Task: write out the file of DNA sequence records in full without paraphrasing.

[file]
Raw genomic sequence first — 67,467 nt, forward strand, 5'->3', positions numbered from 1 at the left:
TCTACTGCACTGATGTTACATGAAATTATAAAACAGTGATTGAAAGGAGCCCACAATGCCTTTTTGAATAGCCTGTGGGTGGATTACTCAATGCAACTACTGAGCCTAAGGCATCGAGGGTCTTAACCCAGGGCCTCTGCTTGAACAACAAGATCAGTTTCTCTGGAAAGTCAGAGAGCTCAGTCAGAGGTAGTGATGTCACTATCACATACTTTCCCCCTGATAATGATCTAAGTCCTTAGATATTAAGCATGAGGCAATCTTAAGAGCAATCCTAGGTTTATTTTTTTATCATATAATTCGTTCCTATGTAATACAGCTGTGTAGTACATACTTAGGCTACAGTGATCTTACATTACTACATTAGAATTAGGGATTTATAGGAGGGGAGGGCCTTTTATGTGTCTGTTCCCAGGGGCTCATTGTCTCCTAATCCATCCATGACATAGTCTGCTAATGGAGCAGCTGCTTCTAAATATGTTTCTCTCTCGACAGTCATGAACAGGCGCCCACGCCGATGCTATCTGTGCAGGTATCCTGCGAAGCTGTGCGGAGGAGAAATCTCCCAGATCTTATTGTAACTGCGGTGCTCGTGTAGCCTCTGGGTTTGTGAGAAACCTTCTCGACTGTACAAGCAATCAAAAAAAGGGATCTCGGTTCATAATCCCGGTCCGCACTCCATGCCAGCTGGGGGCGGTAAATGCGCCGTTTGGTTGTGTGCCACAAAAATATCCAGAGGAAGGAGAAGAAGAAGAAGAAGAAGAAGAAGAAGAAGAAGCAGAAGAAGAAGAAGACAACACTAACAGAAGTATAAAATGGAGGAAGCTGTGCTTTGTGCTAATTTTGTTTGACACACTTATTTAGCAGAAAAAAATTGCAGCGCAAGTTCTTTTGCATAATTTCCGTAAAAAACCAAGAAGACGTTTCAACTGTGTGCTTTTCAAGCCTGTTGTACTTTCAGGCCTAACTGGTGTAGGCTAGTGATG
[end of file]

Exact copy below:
Raw genomic sequence first — 67,467 nt, forward strand, 5'->3', positions numbered from 1 at the left:
TCTACTGCACTGATGTTACATGAAATTATAAAACAGTGATTGAAAGGAGCCCACAATGCCTTTTTGAATAGCCTGTGGGTGGATTACTCAATGCAACTACTGAGCCTAAGGCATCGAGGGTCTTAACCCAGGGCCTCTGCTTGAACAACAAGATCAGTTTCTCTGGAAAGTCAGAGAGCTCAGTCAGAGGTAGTGATGTCACTATCACATACTTTCCCCCTGATAATGATCTAAGTCCTTAGATATTAAGCATGAGGCAATCTTAAGAGCAATCCTAGGTTTATTTTTTTATCATATAATTCGTTCCTATGTAATACAGCTGTGTAGTACATACTTAGGCTACAGTGATCTTACATTACTACATTAGAATTAGGGATTTATAGGAGGGGAGGGCCTTTTATGTGTCTGTTCCCAGGGGCTCATTGTCTCCTAATCCATCCATGACATAGTCTGCTAATGGAGCAGCTGCTTCTAAATATGTTTCTCTCTCGACAGTCATGAACAGGCGCCCACGCCGATGCTATCTGTGCAGGTATCCTGCGAAGCTGTGCGGAGGAGAAATCTCCCAGATCTTATTGTAACTGCGGTGCTCGTGTAGCCTCTGGGTTTGTGAGAAACCTTCTCGACTGTACAAGCAATCAAAAAAAGGGATCTCGGTTCATAATCCCGGTCCGCACTCCATGCCAGCTGGGGGCGGTAAATGCGCCGTTTGGTTGTGTGCCACAAAAATATCCAGAGGAAGGAGAAGAAGAAGAAGAAGAAGAAGAAGAAGAAGAAGCAGAAGAAGAAGAAGACAACACTAACAGAAGTATAAAATGGAGGAAGCTGTGCTTTGTGCTAATTTTGTTTGACACACTTATTTAGCAGAAAAAAATTGCAGCGCAAGTTCTTTTGCATAATTTCCGTAAAAAACCAAGAAGACGTTTCAACTGTGTGCTTTTCAAGCCTGTTGTACTTTCAGGCCTAACTGGTGTAGGCTAGTGATG